The Bird with the Crystal Plumage – Blu-Ray Review

I should start off by saying that I’ve never been a massive Dario Argento fan—I’ve found some of his films enjoyable over the years but has never gotten why others see him as a great director. I’ve always been more of a fan of his predecessor, Mario Bava. The Bird with the Crystal Plumage was Argento’s first film as director, and out of the handful I’ve seen it is probably my favourite to date.

It follows the fairly standard tropes of the Giallo: there are some mysterious murders, and an American writer in Italy witnesses an attempted murder in an art gallery. He gets his passport taken away because he needs to stay in Rome to identify suspects and to undergo questioning. He soon becomes obsessed with the case and starts his own investigation into who is terrorizing Rome… but will he or his girlfriend survive the killer?

Argento undeniably had a great visual eye, and already in this film a lot of the visual signatures that he would use through his career are on full show. It’s full of the usual grisly scenes and spurting blood, and the odd characters, like a cat-eating painter (which as a cat lover made me flinch), with which he made his career. It’s one of the stronger debut features to come out of the early ’70s, and it’s not hard to admire a filmmaker whose style was fully formed on day one. It lacks the supernatural elements of his later films, and is more of a standard mystery. As usual the plot is all over the place, but it’s all wrapped up with a solid twist at the end.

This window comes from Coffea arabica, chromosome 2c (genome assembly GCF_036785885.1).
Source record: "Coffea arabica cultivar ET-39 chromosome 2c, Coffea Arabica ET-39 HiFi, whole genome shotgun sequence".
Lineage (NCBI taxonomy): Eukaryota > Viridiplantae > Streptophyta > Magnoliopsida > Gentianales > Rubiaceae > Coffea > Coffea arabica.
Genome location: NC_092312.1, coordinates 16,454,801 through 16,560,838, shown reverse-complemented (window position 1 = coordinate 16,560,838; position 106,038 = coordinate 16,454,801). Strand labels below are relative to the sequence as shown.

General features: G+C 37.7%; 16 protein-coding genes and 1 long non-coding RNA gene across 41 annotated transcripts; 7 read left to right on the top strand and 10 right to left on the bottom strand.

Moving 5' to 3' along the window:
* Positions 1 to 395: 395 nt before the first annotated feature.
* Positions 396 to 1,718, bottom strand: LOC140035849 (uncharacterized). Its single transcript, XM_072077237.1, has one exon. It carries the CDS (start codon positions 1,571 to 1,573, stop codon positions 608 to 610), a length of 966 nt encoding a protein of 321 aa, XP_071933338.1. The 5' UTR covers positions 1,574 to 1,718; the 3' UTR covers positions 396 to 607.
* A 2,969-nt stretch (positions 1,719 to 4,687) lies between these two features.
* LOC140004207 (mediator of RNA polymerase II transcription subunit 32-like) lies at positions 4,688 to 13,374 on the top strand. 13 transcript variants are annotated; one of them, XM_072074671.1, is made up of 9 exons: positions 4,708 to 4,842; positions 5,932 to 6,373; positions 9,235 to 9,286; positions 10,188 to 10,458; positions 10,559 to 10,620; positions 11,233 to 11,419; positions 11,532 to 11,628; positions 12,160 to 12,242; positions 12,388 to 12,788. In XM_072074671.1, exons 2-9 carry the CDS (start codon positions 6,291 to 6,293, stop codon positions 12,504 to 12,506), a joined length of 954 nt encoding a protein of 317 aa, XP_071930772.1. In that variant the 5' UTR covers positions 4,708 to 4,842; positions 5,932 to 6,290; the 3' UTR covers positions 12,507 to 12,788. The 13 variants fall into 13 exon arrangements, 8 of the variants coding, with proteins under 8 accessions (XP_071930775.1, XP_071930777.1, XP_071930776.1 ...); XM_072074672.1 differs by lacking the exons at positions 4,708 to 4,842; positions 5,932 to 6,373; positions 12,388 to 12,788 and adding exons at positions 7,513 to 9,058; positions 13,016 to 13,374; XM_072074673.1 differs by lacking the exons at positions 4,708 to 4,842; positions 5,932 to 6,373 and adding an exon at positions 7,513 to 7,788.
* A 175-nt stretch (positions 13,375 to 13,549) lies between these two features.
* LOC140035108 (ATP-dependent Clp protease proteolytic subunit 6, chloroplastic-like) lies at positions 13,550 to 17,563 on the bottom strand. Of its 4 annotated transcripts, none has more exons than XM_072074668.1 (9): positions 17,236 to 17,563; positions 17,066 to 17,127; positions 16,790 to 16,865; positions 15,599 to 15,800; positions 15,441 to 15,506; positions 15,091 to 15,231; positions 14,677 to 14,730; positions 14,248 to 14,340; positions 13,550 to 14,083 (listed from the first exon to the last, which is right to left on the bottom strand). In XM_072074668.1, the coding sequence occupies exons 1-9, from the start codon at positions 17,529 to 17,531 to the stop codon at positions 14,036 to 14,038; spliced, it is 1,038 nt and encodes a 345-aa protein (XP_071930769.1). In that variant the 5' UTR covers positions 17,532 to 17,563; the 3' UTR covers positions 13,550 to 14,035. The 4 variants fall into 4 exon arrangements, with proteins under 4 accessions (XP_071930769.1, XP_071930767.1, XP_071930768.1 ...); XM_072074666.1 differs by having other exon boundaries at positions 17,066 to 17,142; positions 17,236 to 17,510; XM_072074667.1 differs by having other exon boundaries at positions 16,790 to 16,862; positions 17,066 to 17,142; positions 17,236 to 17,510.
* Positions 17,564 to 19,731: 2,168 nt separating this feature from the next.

Arrow, which has released most of the films from Argento’s golden period in the UK (with Suspiria being the most notable exception), has pulled out the stops on this. It boasts a new 4K transfer which really makes his visual style pop out of the screen. A lot of his films have had shoddy DVD releases over the years, so these Blu-rays do make his contribution to the genre far more convincing. The release comes in a nice hard cardboard case with a lengthy booklet and postcards. It includes commentaries, visual essays, and interviews with experts on Argento and the Giallo, alongside an interview with Argento and Gildo Di Marco.


Ian Schultz

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